UK's Theresa May tries box-set diplomacy on China's Xi Jinping with 'Blue Planet II'

British Prime Minister Theresa May dots the eyes of a dragon outside the British Embassy on February 1, 2018 in Beijing, China.

Beijing (CNN)British Prime Minister Theresa May is signing trade agreements worth more than $12 billion (9 billion pounds) with China, but these massive deals could be overshadowed by a box set of DVDs -- on pre-sale in the US for about $30.

May is set to present Chinese President Xi Jinping with "Blue Planet II," a wildly popular documentary series on marine life produced by the British Broadcasting Corporation.
Her edition will include a special message from the documentary's host, famed British broadcaster David Attenborough, according to the prime minister's office, which revealed the gift ahead of the two leaders' meeting Thursday.
    Millions of Chinese are said to have watched the BBC nature series, which received a score of 9.9 out 10 on the country's influential review site Douban.
    May has tried to highlight shared concern and cooperation on environmental issues since she arrived in China for a three-day visit on Wednesday, visiting a plastic-cleaning project on the Yangtze River and announcing joint effort to tackle the ivory trade.
    British Prime Minister Theresa May visits 'AgriGarden' greenhouses and Research and development centre on February 1, 2018 in Beijing, China.
    The gift is also seen by some as a reminder of China's growing importance in the global response to climate change, an issue over which US President Donald Trump has repeatedly voiced skepticism.
    A Chinese Foreign Ministry spokeswoman said Thursday that she didn't know if Xi had viewed the series but stressed China's positive role in global environmental protection.
    "We're willing to keep working with the international community to deal with climate change and protect our planet," Hua Chunying said.
    While Trump pulled the US out of the Paris Agreement aimed at cutting greenhouse gas emissions worldwide, Xi has publicly embraced it, and also increasingly treated solving environmental problems in China a top priority.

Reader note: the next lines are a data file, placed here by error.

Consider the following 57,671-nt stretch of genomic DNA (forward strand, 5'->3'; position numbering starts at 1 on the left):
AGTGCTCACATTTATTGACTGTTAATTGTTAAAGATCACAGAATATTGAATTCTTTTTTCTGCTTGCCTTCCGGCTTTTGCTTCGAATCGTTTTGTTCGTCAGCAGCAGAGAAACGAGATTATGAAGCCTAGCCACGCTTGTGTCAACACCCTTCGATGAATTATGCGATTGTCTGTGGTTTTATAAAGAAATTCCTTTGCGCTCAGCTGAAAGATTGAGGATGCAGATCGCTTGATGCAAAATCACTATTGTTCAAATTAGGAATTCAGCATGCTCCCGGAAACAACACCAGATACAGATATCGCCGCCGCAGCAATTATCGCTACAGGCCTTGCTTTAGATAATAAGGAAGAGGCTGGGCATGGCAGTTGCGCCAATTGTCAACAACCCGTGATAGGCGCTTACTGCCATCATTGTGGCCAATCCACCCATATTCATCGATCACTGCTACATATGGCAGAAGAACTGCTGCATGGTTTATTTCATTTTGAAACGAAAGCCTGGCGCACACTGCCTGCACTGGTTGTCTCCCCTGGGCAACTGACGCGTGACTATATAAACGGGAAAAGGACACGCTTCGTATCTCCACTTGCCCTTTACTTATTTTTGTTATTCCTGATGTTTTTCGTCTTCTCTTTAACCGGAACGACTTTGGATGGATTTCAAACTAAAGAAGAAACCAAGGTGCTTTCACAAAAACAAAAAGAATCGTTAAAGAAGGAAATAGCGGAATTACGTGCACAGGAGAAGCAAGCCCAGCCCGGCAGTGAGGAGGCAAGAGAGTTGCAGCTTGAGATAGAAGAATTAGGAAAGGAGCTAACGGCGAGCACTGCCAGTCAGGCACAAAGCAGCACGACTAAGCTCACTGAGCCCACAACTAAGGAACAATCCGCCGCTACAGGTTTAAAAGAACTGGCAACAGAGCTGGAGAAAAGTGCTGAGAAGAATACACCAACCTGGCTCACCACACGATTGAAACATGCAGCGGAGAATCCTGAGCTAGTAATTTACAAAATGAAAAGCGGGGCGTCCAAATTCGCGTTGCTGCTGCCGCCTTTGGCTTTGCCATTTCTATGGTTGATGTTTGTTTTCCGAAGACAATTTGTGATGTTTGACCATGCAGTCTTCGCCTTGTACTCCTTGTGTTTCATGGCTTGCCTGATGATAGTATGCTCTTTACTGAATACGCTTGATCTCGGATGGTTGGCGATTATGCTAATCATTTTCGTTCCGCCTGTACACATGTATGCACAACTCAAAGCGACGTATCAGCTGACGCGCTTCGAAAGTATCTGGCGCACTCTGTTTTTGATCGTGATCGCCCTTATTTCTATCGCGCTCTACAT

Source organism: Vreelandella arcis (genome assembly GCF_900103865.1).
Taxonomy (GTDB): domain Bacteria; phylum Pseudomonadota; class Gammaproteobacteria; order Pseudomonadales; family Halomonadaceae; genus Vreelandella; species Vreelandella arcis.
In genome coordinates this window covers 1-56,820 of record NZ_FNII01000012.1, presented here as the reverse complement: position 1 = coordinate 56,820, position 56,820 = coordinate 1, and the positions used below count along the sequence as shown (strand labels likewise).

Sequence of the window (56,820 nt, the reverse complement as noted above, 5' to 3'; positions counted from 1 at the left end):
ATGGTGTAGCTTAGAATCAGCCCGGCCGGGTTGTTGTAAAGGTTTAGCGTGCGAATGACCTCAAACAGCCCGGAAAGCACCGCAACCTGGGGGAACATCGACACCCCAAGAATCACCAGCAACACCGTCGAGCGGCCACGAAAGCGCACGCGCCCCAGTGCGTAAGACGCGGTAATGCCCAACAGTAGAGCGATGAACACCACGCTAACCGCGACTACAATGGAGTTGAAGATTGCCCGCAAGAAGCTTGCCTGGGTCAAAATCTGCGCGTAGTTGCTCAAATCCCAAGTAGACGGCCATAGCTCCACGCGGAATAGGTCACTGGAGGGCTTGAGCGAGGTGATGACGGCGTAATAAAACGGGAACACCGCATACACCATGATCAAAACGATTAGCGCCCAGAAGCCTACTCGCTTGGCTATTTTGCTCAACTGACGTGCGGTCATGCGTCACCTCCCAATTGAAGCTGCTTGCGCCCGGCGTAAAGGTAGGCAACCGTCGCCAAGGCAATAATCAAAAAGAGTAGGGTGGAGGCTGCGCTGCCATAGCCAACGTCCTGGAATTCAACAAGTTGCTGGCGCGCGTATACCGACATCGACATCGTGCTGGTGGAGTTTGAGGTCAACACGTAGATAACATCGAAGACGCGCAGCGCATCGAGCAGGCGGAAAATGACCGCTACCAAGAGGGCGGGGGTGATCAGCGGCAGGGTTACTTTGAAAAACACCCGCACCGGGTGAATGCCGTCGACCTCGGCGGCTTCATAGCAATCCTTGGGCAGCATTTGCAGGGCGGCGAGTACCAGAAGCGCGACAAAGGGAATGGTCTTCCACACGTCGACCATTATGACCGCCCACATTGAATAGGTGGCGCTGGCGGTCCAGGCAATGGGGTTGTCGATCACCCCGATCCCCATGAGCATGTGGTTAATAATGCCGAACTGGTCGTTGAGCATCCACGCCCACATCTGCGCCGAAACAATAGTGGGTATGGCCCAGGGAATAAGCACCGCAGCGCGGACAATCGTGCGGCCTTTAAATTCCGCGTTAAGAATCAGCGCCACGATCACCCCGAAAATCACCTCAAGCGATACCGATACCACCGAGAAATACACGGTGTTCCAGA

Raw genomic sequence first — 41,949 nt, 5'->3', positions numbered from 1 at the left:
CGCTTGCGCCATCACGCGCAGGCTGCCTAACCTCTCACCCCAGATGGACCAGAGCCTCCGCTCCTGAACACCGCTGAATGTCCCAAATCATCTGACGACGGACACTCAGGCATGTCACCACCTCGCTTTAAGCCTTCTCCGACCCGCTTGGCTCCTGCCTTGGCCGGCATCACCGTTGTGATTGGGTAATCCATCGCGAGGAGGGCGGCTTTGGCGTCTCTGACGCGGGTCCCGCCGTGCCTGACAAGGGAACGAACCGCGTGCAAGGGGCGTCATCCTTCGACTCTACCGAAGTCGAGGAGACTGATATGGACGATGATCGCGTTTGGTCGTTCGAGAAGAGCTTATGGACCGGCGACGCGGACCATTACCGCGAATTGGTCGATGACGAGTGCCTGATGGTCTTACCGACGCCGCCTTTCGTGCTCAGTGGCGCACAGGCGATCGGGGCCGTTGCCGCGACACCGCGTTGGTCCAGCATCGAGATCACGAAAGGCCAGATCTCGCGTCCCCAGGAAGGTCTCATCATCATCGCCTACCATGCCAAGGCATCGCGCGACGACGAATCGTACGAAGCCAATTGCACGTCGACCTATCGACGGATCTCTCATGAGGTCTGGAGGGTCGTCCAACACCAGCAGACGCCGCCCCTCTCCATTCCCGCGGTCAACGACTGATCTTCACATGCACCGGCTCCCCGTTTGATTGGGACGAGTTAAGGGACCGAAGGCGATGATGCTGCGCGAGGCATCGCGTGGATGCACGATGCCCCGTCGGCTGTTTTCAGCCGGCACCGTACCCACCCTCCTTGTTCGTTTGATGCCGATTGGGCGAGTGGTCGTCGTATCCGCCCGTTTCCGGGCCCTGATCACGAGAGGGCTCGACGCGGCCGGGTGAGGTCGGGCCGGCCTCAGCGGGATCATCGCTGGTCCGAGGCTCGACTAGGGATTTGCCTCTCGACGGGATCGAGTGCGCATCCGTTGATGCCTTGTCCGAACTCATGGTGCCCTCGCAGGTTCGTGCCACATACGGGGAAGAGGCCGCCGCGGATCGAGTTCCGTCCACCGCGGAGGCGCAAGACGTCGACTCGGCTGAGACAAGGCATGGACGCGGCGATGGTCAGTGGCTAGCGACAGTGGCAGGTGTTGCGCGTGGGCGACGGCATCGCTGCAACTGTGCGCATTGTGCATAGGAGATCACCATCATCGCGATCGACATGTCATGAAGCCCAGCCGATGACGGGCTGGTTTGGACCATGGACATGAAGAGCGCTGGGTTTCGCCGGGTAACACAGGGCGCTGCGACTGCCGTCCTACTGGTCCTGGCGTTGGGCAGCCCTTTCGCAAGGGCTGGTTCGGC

Upstaged by Macron?

    While May's gift may have hit the right diplomatic note, it didn't quite have the same impact as the gift presented by another European leader who visited China last month.
    French President Emmanuel Macron presented Xi with Vesuvius, an 8-year-old horse picked from France's presidential cavalry corps, in January.
    "We really appreciate this friendly gesture," said Chinese Foreign Ministry spokesman Lu Kang back then, echoing many Chinese internet users' praise of the "auspicious" and "thoughtful" gift from Macron whose name, when translated into Chinese, starts with the word "horse."
    Vesuvius is expected to be released from a 30-day quarantine in less than two weeks.
    Other notable gifts Xi has received from foreign dignitaries all have had a personal touch.
    Former UK Prime Minister David Cameron in 2013 handed Xi, an avid football fan, a signed England team football shirt, while Queen Elizabeth II in 2015 gave him a book of Shakespeare's sonnets.
    In 2016, Czech President Milos Zeman presented Xi with three pairs of Czech-made shoes, reminiscent of the style that a young Xi liked when his father gave him a pair as gift.
    For his part, the Chinese leader usually gives foreign leaders gifts symbolizing traditional Chinese culture, including a calligraphy scroll to Trump when the two first met in Florida that reads: "A terrace nine stories high comes from baskets of piled soil; a journey of a thousand miles starts with a single step."